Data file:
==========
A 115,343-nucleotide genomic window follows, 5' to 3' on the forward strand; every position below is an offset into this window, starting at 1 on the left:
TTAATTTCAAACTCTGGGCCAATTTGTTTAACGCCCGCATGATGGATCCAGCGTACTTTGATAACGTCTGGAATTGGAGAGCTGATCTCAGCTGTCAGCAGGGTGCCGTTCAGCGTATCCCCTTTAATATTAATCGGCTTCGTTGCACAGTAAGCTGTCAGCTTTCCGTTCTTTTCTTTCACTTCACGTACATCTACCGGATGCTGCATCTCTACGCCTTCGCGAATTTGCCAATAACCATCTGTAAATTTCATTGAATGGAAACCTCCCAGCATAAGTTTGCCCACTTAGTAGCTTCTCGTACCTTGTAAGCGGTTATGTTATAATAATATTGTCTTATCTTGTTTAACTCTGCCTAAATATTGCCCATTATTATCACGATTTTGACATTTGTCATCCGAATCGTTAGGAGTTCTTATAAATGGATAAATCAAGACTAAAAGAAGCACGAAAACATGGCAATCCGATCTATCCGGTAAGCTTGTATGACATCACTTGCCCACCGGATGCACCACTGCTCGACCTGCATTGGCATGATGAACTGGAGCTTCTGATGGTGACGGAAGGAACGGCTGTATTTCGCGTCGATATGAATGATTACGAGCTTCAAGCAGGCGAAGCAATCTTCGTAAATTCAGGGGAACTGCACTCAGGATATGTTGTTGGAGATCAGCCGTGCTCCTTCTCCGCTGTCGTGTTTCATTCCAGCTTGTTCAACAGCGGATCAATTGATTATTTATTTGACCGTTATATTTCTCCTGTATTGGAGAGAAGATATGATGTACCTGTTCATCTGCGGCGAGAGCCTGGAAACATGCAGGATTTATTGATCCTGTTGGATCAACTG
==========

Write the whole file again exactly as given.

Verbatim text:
A 115,343-nucleotide genomic window follows, 5' to 3' on the forward strand; every position below is an offset into this window, starting at 1 on the left:
TTAATTTCAAACTCTGGGCCAATTTGTTTAACGCCCGCATGATGGATCCAGCGTACTTTGATAACGTCTGGAATTGGAGAGCTGATCTCAGCTGTCAGCAGGGTGCCGTTCAGCGTATCCCCTTTAATATTAATCGGCTTCGTTGCACAGTAAGCTGTCAGCTTTCCGTTCTTTTCTTTCACTTCACGTACATCTACCGGATGCTGCATCTCTACGCCTTCGCGAATTTGCCAATAACCATCTGTAAATTTCATTGAATGGAAACCTCCCAGCATAAGTTTGCCCACTTAGTAGCTTCTCGTACCTTGTAAGCGGTTATGTTATAATAATATTGTCTTATCTTGTTTAACTCTGCCTAAATATTGCCCATTATTATCACGATTTTGACATTTGTCATCCGAATCGTTAGGAGTTCTTATAAATGGATAAATCAAGACTAAAAGAAGCACGAAAACATGGCAATCCGATCTATCCGGTAAGCTTGTATGACATCACTTGCCCACCGGATGCACCACTGCTCGACCTGCATTGGCATGATGAACTGGAGCTTCTGATGGTGACGGAAGGAACGGCTGTATTTCGCGTCGATATGAATGATTACGAGCTTCAAGCAGGCGAAGCAATCTTCGTAAATTCAGGGGAACTGCACTCAGGATATGTTGTTGGAGATCAGCCGTGCTCCTTCTCCGCTGTCGTGTTTCATTCCAGCTTGTTCAACAGCGGATCAATTGATTATTTATTTGACCGTTATATTTCTCCTGTATTGGAGAGAAGATATGATGTACCTGTTCATCTGCGGCGAGAGCCTGGAAACATGCAGGATTTATTGATCCTGTTGGATCAACTG